Constance Urciolo Battle, M.D. 
Image of Constance Urciolo Battle, M.D.  from Maryland Women's Hall of Fame program.

Eleanor Roosevelt is attributed with the quote, “It is better to light a candle than curse the darkness.” Dr. Constance Urciolo Battle cast a bright shining light for the families who found understanding, support and quality care from a doctor who refused to look the other way.

Dr. Battle is both nationally and internationally recognized for her contributions to the field of Peiatrics, especially for her innovative approaches to the medical treatment, hospitalization, and care of children with disabilities. As Medical Director and Chief Executive Officer of the Hospital for Sick Children, she directed and expanded a complex, multi-disciplinary institution that serves severely handicapped children. Under 
her leadership, the Hospital for Sick Children grew from a small pediatric nursing home to an accredited pediatric rehabilitation specialty hospital with a 130 bed capacity. During her 18 years as leader of the Hospital for Sick Children, Dr. Battle developed model programs, trained staff, and helped with the post-graduate education of physicians. 

Among her professional colleagues, Dr. Battle is recognized as an expert in her field. A Board Certified Pediatrician, she holds an academic appointment as a professor in the Department of Pediatrics at the George Washington University School of Medicine and Children’s National Medical Center, as an Assistant Professor of Pediatrics and Child Health and a Visiting Clinical Professor of Pedodontics at Howard University. She has authored more than 50 articles, book chapters, and monographs dealing primarily with 
children, their families, and professional care providers in the management of developmental disabilities.

After receiving an undergraduate degree in chemistry from Trinity College, Dr. Battle graduated from the George Washington University School of Medicine. She completed her internship and residency in pediatrics at the Univeristy of Rochester in New York. In 1972, she was awarded a Health Services and Research Fellowship from the U.S. Department of Health, Education and Welfare for study at the Center for Health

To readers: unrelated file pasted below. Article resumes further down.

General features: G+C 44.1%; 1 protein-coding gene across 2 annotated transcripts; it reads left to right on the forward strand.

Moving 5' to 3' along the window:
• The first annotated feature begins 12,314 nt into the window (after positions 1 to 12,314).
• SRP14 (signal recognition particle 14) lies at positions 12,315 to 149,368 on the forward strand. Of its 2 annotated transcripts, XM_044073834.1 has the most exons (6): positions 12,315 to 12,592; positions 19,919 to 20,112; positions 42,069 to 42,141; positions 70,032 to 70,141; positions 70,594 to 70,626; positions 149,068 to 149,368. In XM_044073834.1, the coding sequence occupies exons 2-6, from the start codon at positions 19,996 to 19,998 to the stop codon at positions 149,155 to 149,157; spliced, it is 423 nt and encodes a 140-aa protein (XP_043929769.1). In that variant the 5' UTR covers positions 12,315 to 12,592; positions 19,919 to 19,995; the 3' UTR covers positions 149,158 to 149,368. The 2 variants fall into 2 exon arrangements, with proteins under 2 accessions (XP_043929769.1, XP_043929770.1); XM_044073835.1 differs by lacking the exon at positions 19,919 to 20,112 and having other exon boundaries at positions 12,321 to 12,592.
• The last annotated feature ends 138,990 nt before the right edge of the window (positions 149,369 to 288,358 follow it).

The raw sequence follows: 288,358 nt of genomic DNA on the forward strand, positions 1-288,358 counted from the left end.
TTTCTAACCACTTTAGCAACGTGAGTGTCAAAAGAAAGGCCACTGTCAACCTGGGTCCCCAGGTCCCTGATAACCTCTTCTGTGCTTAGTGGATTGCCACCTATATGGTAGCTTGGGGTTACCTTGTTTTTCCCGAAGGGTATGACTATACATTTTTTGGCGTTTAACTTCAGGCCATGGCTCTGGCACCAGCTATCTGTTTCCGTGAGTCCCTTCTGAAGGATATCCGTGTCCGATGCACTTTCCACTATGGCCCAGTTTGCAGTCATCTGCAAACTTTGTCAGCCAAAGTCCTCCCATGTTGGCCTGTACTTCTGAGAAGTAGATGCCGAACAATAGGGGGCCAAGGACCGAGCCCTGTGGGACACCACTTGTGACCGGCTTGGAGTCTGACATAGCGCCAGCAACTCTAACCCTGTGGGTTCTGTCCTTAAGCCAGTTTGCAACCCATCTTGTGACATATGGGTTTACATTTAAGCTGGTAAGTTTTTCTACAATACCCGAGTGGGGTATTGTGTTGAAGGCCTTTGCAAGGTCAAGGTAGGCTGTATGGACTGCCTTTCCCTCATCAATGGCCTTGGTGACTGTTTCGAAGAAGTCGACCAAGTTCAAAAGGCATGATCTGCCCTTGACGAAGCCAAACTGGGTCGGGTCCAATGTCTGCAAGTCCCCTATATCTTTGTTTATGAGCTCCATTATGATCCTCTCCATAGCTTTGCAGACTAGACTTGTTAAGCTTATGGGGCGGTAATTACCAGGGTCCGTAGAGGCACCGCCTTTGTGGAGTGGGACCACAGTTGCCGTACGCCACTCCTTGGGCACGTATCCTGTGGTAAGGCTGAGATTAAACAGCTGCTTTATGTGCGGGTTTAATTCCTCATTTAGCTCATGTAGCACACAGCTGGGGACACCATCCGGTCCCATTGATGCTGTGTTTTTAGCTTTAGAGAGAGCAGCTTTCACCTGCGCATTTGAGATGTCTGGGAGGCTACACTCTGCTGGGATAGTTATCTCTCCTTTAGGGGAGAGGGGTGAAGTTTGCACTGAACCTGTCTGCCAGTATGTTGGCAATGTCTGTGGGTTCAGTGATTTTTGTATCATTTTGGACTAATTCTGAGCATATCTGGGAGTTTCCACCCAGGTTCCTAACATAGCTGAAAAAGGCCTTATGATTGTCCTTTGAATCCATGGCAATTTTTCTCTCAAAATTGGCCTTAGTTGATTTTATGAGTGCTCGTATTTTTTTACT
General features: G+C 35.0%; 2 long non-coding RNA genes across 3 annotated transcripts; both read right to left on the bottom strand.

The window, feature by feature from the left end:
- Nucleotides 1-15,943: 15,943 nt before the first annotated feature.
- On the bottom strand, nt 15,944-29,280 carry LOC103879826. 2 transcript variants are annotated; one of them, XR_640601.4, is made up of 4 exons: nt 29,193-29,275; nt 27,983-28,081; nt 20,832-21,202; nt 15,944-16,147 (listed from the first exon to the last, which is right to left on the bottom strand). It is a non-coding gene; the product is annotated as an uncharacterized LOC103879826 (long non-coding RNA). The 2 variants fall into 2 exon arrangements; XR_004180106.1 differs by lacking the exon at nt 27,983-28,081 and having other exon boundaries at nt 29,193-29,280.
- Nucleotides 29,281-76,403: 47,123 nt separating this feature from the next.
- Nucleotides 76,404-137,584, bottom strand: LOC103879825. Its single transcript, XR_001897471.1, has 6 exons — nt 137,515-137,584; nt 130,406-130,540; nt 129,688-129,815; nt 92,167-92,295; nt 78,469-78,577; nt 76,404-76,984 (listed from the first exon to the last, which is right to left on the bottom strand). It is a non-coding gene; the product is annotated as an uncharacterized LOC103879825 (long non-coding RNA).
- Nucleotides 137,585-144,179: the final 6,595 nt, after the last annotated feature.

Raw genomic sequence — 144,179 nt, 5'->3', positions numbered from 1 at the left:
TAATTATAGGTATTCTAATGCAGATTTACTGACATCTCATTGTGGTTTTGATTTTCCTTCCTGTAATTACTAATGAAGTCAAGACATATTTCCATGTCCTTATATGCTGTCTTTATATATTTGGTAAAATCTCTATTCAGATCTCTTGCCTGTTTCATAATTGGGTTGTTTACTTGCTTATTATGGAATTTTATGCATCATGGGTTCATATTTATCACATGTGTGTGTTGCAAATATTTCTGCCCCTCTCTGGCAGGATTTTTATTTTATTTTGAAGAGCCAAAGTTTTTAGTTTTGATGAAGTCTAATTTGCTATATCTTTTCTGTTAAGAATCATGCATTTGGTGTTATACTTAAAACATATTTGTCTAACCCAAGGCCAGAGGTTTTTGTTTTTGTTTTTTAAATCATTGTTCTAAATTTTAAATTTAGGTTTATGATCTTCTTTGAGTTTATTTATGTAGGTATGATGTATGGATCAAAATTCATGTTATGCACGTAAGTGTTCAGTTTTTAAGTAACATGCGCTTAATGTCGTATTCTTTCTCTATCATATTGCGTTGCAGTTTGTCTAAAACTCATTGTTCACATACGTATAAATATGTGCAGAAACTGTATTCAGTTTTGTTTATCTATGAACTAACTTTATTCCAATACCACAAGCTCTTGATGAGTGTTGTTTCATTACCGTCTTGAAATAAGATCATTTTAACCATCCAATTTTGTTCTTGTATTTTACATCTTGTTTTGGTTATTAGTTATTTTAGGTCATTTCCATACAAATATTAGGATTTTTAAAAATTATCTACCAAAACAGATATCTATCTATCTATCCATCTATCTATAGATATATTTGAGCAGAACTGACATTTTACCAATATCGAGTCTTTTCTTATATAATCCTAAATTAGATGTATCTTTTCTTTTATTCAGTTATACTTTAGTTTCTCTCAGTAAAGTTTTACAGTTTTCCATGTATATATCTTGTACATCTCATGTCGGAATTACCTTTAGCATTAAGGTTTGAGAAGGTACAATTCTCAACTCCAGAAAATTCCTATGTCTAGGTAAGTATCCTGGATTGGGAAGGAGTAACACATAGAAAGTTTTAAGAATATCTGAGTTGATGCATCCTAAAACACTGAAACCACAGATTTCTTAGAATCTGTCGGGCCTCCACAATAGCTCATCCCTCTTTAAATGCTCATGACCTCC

Administration Studies, Graduate School of Business of the University of Chicago.

As a fellow in the Creating Healthier Communities Fellowship of the Healthcare Forum during 1993, Dr. Battle worked on an Action Research Project for HIV+AIDS adolescent mothers and their children. The project evolved into a collaborative effort between the National Institutes of Health and the Hospital for Sick Children, becoming the Minority Adolescent Community Initiative (MACI). Dr. Battle was appointed the Principal Investigator of the MACI Project.

Dr. Battle has received numerous honors from professional societies, organizations, and civic groups. A reflection of her leadership is demonstrated by her election to leadership positions in many educational and medical institutions, among them, President of the District of Columbia Hospital Association, National President of the American Medical Women’s Association (AMWA), and National President of the Association for the Care of Children’s Health. Other positions include National President of the...associated, Dr. Battle has made significant and lasting contributions.

This impressive record is not the entire story. Dr. Battle's contributions to her community, women, and youth are equally impressive. She has served as a mentor for women premedical students, medical students, and physician colleagues. Despite her quiet, unassuming manner, she has worked through organizations and anonymously as an advocate for women and girls. She served as a consultant to the Howard University Department of Pediatrics and Child Health to strengthen the Child Development Center. She is sensitive to issues related to minority populations. For that reason, she was chosen as a consultant to the Institiue for Urban Affairs On Coping In Black Families With Handicapped Children. 

Dr. Battle is a native daughter of Maryland, born in Baltimore. For the past 26 years, she has resided in Maryland. Her father graduated from the Univeristy of Maryland. Her younger son received his undergraduate degree from the Johns Hopkins University. Currently, Dr. Battle is Executive Director of the National Institutes of Health Foundation, located in Bethesda, Maryland.

Her many awards and honors are a testament to the esteem with which Dr. Battle is held by the larger community. Dr. Battle is a distinguished physician, national and community leader, mentor, and humanitarian. She has served as a beacon for all who aspire to make the world a better place.


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